Mobile usage has grown exponentially as the world continues to grapple with COVID-19. App usage has gone from convenience to necessity as consumers turn to their phones and mobile apps to stay connected, entertained, and informed as well as to shop, learn, and manage their finances. 

AppAnnie recently released a report detailing just how much of an influence COVID has had in accelerating mobile growth. Between app downloads, time spent in those apps, and amounts of money being spent in the app store, mobile apps are breaking previous records.

App Annie reports that consumers downloaded over 33 billion new apps in Q3 of 2020, an increase of over 3.4 billion from Q3 of 2019. In the individual app stores, Google Play downloads saw a 10% increase in growth year over year to 25 billion, while iOS grew 20% to almost 9 billion new downloads for Q3. Non-gaming apps accounted for 55% of all downloads for Google Play and 70% for iOS, underscoring how Covid-19 is changing more than just the way that we play. 

Along with record downloads comes record time spent interacting with those apps. Monthly time spent engaging with mobile apps grew 25% year over year in Q3 2020. The trend was not limited to the third quarter as consumers spent over 1.6 trillion hours in apps in the first six months of 2020. As we saw with downloads, consumers spent 15% more time in non-gaming apps in Q3 of 2020 than they did in Q3 of 2019.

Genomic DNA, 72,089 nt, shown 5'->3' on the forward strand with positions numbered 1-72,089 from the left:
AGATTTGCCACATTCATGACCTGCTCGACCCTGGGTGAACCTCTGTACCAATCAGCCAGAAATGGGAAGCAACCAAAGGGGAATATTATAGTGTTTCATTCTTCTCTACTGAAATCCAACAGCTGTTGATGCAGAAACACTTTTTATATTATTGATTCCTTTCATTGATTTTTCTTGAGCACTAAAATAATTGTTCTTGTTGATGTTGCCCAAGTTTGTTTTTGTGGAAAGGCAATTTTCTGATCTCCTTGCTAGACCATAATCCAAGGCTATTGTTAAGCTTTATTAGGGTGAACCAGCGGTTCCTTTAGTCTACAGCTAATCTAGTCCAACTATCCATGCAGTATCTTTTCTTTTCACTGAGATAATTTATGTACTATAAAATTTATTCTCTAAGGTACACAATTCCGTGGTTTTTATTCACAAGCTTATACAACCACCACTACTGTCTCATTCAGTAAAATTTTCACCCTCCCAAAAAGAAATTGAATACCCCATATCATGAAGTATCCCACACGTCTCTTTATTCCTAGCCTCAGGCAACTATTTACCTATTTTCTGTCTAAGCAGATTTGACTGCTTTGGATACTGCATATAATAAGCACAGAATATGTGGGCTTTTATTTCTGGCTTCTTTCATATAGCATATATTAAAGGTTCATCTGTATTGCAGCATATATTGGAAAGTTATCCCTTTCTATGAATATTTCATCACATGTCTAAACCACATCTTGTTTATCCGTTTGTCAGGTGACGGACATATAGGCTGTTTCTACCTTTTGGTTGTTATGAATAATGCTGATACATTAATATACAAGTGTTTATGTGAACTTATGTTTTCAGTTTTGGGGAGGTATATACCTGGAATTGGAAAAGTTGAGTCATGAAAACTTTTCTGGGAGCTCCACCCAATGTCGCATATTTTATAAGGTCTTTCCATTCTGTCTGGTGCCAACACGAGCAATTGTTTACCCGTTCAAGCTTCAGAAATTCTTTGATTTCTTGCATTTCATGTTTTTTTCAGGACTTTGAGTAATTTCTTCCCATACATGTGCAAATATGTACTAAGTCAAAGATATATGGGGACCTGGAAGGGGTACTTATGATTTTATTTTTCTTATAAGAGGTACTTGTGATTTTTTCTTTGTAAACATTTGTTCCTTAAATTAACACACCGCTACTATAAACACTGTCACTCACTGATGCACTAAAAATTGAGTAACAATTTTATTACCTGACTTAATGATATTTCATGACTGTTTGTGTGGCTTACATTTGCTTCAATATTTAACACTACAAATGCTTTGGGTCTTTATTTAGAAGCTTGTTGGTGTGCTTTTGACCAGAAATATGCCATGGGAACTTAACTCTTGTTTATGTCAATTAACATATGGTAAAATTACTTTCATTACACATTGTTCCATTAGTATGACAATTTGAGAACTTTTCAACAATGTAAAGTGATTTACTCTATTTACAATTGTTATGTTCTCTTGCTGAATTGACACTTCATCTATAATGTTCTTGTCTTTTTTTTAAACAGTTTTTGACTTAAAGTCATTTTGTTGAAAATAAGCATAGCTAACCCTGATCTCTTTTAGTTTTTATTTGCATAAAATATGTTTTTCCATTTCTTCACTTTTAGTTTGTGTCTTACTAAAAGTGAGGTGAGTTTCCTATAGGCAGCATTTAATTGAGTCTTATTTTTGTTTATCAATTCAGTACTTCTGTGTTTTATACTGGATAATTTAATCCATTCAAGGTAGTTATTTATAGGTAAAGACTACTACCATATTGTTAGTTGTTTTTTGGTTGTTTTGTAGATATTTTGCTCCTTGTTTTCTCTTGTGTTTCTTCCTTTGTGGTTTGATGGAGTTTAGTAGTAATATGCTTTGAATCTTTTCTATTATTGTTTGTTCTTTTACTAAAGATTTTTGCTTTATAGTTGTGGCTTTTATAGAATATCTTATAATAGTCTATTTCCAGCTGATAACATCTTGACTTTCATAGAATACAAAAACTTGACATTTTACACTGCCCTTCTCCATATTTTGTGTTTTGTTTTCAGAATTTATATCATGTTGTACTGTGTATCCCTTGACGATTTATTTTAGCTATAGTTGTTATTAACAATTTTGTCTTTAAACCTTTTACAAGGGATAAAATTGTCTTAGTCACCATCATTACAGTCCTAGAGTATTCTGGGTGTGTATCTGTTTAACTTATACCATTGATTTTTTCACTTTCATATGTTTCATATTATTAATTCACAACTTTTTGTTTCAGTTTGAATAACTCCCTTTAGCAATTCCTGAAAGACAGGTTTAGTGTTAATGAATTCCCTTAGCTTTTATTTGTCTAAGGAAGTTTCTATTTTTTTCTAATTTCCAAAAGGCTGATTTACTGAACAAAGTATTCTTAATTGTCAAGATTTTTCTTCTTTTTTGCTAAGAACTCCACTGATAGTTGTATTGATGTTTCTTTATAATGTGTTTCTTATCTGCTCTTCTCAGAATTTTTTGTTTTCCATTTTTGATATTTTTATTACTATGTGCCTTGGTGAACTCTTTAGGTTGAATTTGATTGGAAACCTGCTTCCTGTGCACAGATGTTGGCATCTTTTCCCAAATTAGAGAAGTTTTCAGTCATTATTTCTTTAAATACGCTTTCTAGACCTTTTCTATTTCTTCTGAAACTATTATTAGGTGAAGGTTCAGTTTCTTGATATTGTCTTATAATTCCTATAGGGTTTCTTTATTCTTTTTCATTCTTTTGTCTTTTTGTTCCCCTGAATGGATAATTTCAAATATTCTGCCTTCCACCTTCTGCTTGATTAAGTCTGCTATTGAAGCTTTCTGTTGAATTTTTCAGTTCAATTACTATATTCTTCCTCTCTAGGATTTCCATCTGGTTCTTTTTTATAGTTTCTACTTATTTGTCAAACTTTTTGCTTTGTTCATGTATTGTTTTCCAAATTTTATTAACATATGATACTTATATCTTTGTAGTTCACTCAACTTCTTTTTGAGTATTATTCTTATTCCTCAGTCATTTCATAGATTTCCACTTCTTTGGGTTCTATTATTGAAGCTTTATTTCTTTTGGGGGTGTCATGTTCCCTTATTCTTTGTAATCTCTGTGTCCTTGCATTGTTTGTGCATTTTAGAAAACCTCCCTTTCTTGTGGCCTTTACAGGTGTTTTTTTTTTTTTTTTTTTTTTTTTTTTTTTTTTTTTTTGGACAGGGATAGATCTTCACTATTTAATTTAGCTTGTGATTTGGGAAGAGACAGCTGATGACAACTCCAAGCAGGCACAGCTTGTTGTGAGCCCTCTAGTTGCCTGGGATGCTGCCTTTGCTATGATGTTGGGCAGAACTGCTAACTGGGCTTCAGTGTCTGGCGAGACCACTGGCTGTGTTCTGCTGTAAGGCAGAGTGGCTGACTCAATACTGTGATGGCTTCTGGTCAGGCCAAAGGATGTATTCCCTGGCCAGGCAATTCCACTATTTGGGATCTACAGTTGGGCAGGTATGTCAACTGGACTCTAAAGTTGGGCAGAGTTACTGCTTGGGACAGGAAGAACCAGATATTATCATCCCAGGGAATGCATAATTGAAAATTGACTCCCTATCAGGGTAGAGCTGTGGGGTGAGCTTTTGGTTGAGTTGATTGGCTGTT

Spending on mobile apps has also surged. Consumers spent over $28 billion dollars on apps in Q3 of 2020. That represents the largest quarter ever with an increase of $5 billion from the same period last year. 

COVID-19 has dramatically changed how we interact with the world around us, and apps have become a central part of those interactions. From gaming to shopping, to banking, to communicating and socializing, apps have become an integral part of our world. As the consumer landscape has shifted towards mobile-first, so have bad actors. Heightened abuse complaints to the Federal Bureau of Investigation’s (FBI) Internet Crime Complaint Center (IC3), prompted the FBI to issue this public service announcement warning consumers about fake financial apps. As companies and consumers become more reliant on mobile apps and access, it is critical for brands to have a brand protection strategy.

For more information on how to stop fake apps, we’ve published a guide that you can download here.


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